Apr. 16, 2008 Laboratory studies by University of Alabama at Birmingham (UAB) researchers have shown that the drug triphendiol (NV-196) causes cell death in pancreatic and bile duct cancer cell lines, slows tumor growth and sensitizes tumors to chemotherapy treatments.
Tytler and his colleagues assessed the potential of triphendiol as a treatment for pancreatic adenocarcinoma using three representative cell lines. Triphendiol induced cell death in all three cell lines and pre-treating the cell lines with triphendiol increased the effectiveness of chemotherapy. Animal model studies showed that triphendiol in combination with chemotherapy inhibited tumor growth more effectively than each drug alone.
"In our laboratory studies, triphendiol is more potent at inducing cell death in pancreatic and bile duct cancer cells compared to the chemotherapy drug gemcitabine alone at up to 10-fold lower concentrations," Tytler said. "Of course, there is still much work to be done before this could become a treatment protocol for cancer patients but our findings are promising and validate the continued development of triphendiol as a possible pancreatic cancer therapy."
Triphendiol is being developed by Marshall Edwards Inc., as a treatment for late stage pancreatic and gall bladder cancer and recently received orphan drug status by the U.S. Food and Drug Administration. Triphendiol has been licensed by Novogen to Marshall Edwards Inc., who funded Tytler's study.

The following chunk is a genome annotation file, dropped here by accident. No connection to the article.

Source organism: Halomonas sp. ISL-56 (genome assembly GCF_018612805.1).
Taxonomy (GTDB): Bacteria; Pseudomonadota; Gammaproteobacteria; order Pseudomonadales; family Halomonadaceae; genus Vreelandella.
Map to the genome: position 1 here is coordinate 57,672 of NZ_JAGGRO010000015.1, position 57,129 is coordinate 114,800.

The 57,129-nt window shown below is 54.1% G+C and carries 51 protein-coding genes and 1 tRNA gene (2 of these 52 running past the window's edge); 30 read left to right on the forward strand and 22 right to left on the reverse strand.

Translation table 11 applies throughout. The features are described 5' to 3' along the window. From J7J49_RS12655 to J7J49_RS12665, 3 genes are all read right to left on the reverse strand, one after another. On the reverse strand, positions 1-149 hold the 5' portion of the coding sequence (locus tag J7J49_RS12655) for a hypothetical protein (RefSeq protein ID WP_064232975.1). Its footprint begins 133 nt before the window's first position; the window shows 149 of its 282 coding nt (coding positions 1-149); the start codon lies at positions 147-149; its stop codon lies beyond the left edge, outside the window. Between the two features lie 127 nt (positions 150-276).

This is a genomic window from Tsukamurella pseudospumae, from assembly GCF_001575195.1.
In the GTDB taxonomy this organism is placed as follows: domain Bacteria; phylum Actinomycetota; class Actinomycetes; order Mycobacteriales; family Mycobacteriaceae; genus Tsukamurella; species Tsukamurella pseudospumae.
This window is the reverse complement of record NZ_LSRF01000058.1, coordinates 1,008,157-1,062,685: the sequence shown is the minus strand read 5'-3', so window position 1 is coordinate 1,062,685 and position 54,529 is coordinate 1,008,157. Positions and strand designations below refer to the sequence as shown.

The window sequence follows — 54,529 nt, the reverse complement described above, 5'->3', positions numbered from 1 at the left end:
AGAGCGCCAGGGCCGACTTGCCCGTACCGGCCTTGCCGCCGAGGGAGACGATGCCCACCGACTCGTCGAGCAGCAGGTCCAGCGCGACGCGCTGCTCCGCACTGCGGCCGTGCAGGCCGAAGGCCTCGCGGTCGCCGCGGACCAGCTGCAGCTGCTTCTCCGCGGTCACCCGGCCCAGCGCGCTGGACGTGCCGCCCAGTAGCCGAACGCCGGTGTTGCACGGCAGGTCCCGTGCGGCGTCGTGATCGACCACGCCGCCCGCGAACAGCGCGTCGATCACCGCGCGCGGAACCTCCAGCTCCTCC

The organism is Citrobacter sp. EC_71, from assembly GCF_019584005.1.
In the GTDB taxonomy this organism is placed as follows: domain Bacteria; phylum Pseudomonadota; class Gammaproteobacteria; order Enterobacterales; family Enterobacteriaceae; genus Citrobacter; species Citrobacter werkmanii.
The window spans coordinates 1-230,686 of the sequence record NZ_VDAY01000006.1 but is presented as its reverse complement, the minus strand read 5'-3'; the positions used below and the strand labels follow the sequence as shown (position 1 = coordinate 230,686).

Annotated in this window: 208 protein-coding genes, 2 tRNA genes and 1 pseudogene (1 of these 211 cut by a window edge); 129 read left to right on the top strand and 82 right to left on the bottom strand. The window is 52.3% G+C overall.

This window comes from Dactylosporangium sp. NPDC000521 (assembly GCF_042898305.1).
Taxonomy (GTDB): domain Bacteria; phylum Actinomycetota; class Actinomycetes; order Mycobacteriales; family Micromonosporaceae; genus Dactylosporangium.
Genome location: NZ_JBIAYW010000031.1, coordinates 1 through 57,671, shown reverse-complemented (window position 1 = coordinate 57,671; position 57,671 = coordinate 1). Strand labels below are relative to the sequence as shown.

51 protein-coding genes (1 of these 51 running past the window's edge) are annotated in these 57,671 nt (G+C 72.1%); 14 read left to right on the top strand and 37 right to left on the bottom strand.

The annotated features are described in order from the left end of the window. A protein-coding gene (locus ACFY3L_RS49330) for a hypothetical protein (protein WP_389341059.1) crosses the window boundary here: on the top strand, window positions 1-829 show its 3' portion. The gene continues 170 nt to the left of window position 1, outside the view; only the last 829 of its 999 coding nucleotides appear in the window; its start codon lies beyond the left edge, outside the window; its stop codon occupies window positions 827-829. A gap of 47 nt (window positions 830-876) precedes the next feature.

Tytler said that there is an urgent need for new pancreatic cancer treatments because fewer than 20 percent of patients are candidates for surgery. Current treatment is limited to chemotherapy, which is not always effective, as most tumors are resistant to or become resistant to the commonly used chemotherapy drug for pancreatic tumors, gemcitabine.
The findings were presented April 13 by Ewan Tytler, Ph.D., assistant professor in the UAB Department of Surgery, Gastrointestinal Section, at the annual meeting of the American Association for Cancer Research (AACR). UAB research associate Xiaohong Wang, M.D. and UAB professor of Surgery J. Anthony Thompson, Ph.D., are co-authors of the study.
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